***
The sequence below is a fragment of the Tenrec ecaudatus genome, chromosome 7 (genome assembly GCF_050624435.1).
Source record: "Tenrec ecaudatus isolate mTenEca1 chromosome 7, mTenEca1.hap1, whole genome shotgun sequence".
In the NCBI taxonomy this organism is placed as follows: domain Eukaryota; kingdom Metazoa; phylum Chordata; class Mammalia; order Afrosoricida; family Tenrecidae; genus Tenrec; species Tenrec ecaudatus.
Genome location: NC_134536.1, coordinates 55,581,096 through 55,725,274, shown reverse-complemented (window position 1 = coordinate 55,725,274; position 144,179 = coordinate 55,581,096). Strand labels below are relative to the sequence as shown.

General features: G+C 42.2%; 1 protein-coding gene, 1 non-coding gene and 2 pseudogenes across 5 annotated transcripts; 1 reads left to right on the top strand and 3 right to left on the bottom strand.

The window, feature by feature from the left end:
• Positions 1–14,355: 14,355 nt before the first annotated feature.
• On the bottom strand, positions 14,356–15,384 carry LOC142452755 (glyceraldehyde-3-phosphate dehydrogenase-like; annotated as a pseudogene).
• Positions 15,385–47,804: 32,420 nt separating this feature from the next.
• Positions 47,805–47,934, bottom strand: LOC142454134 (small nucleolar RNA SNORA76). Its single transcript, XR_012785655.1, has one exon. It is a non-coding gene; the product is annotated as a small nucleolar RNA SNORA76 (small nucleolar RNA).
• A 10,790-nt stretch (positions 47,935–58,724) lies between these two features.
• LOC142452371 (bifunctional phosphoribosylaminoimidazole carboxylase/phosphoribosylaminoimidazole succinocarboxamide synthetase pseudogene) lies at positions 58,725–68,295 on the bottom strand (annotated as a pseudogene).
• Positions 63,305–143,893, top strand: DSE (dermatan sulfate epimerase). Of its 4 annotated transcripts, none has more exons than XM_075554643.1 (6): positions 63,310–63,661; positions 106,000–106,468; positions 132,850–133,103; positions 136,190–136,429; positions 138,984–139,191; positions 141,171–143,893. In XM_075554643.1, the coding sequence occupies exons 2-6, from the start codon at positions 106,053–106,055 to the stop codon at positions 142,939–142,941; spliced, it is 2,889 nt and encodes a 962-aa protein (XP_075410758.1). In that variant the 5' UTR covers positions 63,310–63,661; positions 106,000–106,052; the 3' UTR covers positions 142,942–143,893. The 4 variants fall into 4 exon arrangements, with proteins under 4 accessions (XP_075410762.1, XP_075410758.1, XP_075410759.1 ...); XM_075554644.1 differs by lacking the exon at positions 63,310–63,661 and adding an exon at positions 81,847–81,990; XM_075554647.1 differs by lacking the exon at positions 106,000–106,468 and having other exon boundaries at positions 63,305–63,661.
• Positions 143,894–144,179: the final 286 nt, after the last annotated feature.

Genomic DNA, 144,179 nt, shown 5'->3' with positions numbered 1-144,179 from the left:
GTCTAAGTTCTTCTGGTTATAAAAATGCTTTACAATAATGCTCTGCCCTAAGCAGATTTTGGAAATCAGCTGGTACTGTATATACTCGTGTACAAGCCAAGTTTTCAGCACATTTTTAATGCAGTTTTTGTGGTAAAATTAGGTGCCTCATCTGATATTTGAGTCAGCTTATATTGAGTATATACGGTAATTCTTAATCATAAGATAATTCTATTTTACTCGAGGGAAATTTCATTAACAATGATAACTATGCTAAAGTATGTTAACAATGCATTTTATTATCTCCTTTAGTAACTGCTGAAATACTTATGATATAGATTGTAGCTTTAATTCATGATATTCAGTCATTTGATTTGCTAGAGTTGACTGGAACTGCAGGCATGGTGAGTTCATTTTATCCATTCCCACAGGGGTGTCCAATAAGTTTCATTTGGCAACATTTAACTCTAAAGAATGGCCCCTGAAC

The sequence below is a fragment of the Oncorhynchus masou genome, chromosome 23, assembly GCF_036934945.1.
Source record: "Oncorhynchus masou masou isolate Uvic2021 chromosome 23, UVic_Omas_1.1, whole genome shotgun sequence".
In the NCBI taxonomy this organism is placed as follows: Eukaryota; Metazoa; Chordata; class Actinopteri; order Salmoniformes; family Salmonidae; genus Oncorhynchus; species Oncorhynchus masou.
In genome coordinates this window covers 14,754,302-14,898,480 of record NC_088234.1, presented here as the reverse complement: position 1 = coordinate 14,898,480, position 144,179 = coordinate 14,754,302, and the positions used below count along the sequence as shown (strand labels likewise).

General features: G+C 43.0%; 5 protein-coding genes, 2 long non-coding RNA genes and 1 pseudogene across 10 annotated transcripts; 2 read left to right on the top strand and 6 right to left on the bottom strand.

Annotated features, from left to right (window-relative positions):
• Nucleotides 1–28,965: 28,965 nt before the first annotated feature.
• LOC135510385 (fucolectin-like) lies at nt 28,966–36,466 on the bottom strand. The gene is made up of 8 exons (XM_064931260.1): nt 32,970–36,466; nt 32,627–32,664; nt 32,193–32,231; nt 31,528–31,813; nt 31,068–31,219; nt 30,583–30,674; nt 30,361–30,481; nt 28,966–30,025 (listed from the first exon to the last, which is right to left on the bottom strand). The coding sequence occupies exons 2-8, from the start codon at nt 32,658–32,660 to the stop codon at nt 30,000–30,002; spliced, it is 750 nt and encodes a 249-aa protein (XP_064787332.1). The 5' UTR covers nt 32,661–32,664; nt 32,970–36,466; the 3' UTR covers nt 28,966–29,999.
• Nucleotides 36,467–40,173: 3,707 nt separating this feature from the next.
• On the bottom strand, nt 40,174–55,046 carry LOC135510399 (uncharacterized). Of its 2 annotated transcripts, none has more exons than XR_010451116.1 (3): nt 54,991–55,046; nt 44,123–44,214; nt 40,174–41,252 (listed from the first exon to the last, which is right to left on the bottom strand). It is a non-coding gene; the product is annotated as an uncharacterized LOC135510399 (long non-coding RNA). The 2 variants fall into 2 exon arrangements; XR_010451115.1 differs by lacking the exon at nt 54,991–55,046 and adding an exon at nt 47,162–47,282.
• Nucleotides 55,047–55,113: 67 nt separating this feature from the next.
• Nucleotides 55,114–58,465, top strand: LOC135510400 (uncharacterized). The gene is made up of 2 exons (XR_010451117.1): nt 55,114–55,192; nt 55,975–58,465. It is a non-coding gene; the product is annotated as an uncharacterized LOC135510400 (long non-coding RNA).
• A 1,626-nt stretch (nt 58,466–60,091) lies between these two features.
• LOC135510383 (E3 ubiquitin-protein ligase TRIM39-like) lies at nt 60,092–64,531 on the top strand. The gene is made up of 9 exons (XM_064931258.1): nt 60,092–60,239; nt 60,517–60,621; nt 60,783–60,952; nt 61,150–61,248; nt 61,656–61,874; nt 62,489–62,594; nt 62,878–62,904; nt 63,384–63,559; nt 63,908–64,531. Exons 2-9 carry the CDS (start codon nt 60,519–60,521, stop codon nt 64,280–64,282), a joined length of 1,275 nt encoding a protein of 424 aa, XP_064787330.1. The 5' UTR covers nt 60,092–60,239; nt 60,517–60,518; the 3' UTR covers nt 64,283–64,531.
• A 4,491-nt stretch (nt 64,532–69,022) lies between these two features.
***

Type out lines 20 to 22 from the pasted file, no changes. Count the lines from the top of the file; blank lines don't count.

In genome coordinates this window covers 14,754,302-14,898,480 of record NC_088234.1, presented here as the reverse complement: position 1 = coordinate 14,898,480, position 144,179 = coordinate 14,754,302, and the positions used below count along the sequence as shown (strand labels likewise).

General features: G+C 43.0%; 5 protein-coding genes, 2 long non-coding RNA genes and 1 pseudogene across 10 annotated transcripts; 2 read left to right on the top strand and 6 right to left on the bottom strand.

Annotated features, from left to right (window-relative positions):